Should I Stay or Will You Let Me Go: Relocation by AgreementIn an ideal, but unlikely world, everyone would be happily co-parenting and simply agree to one parent’s proposed relocation.  However, even in this case, the parents must sign and a written agreement approved by the court that shows the consent of the nonrelocating parent to the relocation; provides a timesharing schedule for the nonrelocating parent; and defines any necessary transportation arrangements for the nonrelocating parent’s timesharing.

Should I Stay or Will the Court Let Me Go: Petition for RelocationWithout an agreement to the relocation, the parent that wants to relocate must provide notice to the other parent and the court by filing a Petition for Relocation and serving it upon the other parent. The contents required to be in the petition are specified within the statute.  Be aware that courts are very strict that a petition for relocation must comply with the requirements of the statute.  One of the main requirements is that the petition contain a proposed timesharing schedule for the nonrelocating parent.  If the petition does not contain this proposed timesharing schedule, the petition is “legally insufficient.”

You Should Stay and I Won’t Let You Go:  Objection to RelocationEven more important for the nonrelocating parent, if they object to the proposed relocation, they must file a written objection that complies with the requirements of the statute with the court and serve it on the parent wanting to relocate within 20 days of being served the petition for relocation.  If the parent does not file a written objection within this time, unless it is not in the child’s best interests, the petition will be granted and the relocation allowed without any further notice or hearing. If a parent does not want the relocation to occur, this is definitely not a deadline to miss (or have an attorney representing you miss).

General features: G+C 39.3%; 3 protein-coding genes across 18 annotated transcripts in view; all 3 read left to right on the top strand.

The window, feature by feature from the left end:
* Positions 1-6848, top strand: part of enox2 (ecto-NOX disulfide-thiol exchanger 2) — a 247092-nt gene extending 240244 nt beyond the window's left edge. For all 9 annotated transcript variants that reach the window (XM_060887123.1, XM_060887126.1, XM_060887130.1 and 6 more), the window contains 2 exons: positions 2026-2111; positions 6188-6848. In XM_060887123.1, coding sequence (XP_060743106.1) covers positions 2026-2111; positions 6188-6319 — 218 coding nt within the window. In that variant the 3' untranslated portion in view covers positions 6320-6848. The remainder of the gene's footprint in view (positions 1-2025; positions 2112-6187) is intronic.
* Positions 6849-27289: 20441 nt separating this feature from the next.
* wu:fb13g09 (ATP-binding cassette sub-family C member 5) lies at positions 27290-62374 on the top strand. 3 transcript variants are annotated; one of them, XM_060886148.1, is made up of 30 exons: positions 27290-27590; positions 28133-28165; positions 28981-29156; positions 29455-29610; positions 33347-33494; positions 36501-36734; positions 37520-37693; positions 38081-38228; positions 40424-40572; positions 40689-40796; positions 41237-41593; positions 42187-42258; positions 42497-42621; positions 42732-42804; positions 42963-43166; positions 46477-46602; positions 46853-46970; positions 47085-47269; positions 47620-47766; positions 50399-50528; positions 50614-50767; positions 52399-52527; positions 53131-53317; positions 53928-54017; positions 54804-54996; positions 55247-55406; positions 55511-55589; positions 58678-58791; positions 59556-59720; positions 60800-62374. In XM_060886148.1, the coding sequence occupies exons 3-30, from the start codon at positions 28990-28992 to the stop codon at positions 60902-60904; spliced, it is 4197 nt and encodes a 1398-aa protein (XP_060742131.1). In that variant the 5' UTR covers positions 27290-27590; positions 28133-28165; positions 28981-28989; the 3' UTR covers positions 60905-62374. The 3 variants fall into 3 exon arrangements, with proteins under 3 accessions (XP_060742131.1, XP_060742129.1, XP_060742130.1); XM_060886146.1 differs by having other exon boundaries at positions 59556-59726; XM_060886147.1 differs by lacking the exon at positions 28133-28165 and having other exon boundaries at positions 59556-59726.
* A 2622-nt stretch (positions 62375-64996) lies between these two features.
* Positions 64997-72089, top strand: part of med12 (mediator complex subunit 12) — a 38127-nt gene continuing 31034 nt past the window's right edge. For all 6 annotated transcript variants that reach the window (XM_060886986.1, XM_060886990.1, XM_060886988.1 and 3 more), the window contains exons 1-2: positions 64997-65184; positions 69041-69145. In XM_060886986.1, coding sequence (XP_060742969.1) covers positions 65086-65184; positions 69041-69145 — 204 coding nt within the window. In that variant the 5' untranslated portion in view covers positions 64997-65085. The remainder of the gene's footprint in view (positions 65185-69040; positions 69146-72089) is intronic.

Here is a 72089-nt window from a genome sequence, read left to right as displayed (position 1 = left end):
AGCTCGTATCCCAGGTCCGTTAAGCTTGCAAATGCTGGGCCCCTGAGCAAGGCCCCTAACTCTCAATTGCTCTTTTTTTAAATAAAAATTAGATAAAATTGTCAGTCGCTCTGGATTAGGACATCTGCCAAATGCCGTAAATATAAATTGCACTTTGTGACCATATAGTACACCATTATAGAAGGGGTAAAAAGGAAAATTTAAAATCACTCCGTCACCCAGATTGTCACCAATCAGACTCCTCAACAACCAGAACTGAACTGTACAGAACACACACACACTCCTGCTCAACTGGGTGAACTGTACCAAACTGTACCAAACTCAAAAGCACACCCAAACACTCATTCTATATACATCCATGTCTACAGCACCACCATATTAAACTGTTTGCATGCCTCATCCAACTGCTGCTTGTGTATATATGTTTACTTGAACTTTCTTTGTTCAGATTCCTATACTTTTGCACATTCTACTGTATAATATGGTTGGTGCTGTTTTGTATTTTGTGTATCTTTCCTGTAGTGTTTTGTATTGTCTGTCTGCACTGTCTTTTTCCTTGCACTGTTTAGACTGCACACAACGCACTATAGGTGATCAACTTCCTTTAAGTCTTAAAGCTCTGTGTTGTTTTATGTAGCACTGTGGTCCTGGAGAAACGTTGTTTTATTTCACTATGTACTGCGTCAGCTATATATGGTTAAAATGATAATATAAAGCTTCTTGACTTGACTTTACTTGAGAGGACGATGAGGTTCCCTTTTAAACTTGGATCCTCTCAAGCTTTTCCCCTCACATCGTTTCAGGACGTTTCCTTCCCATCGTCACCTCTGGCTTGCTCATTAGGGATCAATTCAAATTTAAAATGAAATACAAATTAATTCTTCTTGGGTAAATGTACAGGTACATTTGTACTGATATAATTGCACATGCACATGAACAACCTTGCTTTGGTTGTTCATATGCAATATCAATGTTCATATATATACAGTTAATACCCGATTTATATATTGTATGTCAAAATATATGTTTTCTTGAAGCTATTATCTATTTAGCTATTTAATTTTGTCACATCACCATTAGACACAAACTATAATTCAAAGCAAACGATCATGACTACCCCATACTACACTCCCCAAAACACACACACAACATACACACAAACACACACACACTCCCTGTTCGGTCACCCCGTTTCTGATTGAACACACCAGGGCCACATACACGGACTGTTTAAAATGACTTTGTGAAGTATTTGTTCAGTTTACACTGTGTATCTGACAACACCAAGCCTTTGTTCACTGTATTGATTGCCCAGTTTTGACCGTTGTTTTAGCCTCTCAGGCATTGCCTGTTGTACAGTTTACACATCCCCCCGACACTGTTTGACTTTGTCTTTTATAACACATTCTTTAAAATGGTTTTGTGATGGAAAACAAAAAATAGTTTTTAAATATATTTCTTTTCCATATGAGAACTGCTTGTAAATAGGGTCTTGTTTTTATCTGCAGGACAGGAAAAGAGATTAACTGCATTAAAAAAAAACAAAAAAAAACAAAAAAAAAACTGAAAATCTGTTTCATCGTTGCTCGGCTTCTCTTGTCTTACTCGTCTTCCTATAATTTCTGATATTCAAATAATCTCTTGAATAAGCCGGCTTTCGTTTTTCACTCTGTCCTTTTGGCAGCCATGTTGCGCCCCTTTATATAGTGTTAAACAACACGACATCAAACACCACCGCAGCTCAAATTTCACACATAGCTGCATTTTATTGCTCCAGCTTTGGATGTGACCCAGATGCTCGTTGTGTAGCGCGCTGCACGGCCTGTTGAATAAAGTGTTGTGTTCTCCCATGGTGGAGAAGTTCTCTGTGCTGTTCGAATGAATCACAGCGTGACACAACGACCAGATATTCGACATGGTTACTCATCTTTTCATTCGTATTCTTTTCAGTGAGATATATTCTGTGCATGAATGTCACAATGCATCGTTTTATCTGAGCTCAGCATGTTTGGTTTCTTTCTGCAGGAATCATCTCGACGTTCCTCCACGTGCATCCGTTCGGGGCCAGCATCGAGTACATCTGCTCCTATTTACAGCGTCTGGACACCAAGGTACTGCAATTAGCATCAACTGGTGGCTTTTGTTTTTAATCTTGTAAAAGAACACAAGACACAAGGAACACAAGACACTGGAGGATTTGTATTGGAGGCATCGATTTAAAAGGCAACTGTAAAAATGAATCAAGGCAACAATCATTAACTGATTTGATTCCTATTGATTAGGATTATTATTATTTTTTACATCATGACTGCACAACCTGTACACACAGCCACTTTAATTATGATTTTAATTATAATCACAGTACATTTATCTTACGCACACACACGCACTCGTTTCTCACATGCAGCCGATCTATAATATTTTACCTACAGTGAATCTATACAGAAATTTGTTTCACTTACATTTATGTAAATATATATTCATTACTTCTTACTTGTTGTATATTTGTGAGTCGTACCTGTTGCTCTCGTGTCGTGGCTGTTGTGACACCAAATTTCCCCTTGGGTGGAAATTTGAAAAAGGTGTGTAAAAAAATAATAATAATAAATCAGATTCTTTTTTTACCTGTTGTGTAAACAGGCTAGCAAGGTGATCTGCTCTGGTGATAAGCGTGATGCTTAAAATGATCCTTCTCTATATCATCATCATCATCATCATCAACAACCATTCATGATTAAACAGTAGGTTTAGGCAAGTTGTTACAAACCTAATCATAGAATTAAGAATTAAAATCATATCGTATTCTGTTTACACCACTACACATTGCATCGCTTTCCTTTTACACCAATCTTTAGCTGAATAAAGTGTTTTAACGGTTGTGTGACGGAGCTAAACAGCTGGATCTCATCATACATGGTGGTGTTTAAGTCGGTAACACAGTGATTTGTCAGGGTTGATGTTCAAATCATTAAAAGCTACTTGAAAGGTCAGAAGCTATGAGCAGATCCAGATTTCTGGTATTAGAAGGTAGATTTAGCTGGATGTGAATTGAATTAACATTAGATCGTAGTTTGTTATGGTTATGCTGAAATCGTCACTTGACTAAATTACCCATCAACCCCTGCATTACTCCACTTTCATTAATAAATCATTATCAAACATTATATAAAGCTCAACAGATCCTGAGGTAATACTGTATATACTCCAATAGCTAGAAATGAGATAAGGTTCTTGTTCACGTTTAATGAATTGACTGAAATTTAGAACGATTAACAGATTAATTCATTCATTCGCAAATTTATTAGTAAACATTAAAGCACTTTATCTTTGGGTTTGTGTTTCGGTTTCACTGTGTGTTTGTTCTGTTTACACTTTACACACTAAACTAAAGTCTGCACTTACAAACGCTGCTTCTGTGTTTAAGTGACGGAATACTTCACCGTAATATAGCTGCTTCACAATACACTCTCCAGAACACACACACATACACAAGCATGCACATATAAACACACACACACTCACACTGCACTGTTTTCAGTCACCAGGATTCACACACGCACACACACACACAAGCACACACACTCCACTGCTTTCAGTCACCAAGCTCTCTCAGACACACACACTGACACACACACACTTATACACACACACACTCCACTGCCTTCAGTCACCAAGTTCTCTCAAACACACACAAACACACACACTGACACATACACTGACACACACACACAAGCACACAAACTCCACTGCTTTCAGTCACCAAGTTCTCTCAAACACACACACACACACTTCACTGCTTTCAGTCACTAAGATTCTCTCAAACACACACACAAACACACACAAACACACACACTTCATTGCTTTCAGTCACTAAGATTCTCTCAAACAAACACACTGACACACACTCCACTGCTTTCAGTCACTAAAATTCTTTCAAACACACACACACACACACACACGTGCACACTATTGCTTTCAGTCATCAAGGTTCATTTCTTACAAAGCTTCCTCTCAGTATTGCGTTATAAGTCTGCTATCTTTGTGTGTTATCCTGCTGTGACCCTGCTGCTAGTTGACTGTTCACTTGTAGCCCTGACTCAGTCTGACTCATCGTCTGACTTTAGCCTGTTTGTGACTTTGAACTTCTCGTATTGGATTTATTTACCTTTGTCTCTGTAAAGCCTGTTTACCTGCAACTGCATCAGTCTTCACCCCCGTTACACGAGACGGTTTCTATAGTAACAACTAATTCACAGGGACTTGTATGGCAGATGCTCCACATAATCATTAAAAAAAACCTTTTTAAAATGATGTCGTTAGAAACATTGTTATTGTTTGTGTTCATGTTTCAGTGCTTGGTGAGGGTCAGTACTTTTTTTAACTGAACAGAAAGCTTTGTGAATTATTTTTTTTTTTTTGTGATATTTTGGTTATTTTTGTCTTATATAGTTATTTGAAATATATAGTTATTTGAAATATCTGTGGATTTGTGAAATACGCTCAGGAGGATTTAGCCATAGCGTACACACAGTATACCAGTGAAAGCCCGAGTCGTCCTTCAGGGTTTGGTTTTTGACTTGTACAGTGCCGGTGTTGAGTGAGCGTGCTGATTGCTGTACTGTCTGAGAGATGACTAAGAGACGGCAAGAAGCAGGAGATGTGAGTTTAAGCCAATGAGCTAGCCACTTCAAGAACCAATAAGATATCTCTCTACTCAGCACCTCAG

It Depends Whether You Should Stay or You Can Go:  The Court’s Considerations in Relocation CasesThere is no presumption for or against relocation.  As always when children are involved, the court’s paramount consideration is the best interests of the children.  The court must also evaluate other factors including, the reasons for the relocation, the reasons the nonrelocating parent is objecting the relocation, the extent of the nonrelocating parent’s relationship with the child and the how likely the proposed timesharing schedule will preserve the relationship between the nonrelocating parent and the child.

Relocation cases are some of the most difficult cases, and at the same time, the easiest.  They are difficult and easy at the same time because unless one of the parents comes off of their position (the parent that wanted to go, decides to stay or the parent that wanted them to stay, decides to let them go), and settles through mediation, the only real resolution is to have the court decide.  It is a dilemma as The Clash sings, “If I go, there will be trouble. And if I stay, it will be double.” If you would like to discuss a possible relocation or defending against a relocation, please schedule a consultation today.